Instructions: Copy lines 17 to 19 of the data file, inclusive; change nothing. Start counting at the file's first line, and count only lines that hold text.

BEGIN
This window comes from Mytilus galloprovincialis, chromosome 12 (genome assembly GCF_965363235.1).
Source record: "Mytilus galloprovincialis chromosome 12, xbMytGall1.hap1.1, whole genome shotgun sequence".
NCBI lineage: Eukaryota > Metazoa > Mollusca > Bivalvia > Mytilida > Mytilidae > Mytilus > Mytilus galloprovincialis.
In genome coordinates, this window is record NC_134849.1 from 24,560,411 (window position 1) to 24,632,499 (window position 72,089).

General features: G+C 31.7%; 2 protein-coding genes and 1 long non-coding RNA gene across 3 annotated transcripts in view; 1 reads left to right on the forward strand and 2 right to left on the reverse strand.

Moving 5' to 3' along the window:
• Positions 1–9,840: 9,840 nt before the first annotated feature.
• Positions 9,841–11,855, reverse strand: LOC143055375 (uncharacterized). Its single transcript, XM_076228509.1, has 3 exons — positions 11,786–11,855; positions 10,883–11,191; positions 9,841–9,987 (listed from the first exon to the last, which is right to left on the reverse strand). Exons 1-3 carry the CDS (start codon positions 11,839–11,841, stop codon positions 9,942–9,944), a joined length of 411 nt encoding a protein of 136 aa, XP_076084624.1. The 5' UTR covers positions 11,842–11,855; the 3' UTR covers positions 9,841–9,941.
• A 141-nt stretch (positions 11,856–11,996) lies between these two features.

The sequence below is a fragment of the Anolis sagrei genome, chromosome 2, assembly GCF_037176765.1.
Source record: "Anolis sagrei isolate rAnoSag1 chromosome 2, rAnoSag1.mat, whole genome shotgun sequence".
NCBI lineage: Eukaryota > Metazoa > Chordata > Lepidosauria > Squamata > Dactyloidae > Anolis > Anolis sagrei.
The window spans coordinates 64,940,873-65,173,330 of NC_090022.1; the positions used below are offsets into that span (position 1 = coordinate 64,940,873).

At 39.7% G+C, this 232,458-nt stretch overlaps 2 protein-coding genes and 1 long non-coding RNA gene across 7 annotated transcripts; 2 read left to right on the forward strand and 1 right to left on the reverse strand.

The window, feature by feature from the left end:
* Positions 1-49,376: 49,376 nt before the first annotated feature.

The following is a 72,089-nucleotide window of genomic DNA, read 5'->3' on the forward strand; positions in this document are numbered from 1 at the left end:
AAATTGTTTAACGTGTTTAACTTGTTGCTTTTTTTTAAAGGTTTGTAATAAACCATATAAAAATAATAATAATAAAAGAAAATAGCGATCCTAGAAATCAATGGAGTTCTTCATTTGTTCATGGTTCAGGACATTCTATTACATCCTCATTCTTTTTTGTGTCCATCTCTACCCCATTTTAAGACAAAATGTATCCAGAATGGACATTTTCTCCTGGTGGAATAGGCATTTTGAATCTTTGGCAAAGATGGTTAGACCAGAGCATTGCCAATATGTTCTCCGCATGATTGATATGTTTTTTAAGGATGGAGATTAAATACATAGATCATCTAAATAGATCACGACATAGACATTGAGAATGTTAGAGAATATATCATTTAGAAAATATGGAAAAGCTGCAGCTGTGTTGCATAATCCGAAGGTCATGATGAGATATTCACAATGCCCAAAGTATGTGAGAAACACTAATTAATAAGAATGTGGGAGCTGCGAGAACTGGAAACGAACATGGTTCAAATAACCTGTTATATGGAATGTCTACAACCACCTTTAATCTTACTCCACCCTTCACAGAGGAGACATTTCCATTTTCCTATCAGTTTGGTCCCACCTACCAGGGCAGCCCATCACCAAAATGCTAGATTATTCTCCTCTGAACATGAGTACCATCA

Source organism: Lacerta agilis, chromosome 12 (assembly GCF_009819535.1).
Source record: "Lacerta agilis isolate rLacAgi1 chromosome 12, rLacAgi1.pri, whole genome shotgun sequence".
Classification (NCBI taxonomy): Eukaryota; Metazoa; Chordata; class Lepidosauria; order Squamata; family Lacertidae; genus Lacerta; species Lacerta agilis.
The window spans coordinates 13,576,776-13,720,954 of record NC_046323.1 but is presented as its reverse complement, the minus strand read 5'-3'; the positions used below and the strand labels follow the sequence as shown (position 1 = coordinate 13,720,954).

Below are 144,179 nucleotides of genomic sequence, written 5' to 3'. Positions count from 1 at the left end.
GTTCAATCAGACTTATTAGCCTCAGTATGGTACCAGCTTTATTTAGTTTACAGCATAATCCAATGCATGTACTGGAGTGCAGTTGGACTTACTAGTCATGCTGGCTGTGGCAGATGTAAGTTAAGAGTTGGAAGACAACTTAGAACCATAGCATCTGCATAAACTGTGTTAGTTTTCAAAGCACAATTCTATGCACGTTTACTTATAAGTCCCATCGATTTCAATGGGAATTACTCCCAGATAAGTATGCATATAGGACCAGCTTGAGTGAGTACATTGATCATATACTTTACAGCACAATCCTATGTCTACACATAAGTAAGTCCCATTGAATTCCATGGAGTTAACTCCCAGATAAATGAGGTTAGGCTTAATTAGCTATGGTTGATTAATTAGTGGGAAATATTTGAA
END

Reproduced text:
The following is a 72,089-nucleotide window of genomic DNA, read 5'->3' on the forward strand; positions in this document are numbered from 1 at the left end:
AAATTGTTTAACGTGTTTAACTTGTTGCTTTTTTTTAAAGGTTTGTAATAAACCATATAAAAATAATAATAATAAAAGAAAATAGCGATCCTAGAAATCAATGGAGTTCTTCATTTGTTCATGGTTCAGGACATTCTATTACATCCTCATTCTTTTTTGTGTCCATCTCTACCCCATTTTAAGACAAAATGTATCCAGAATGGACATTTTCTCCTGGTGGAATAGGCATTTTGAATCTTTGGCAAAGATGGTTAGACCAGAGCATTGCCAATATGTTCTCCGCATGATTGATATGTTTTTTAAGGATGGAGATTAAATACATAGATCATCTAAATAGATCACGACATAGACATTGAGAATGTTAGAGAATATATCATTTAGAAAATATGGAAAAGCTGCAGCTGTGTTGCATAATCCGAAGGTCATGATGAGATATTCACAATGCCCAAAGTATGTGAGAAACACTAATTAATAAGAATGTGGGAGCTGCGAGAACTGGAAACGAACATGGTTCAAATAACCTGTTATATGGAATGTCTACAACCACCTTTAATCTTACTCCACCCTTCACAGAGGAGACATTTCCATTTTCCTATCAGTTTGGTCCCACCTACCAGGGCAGCCCATCACCAAAATGCTAGATTATTCTCCTCTGAACATGAGTACCATCA

Source organism: Lacerta agilis, chromosome 12 (assembly GCF_009819535.1).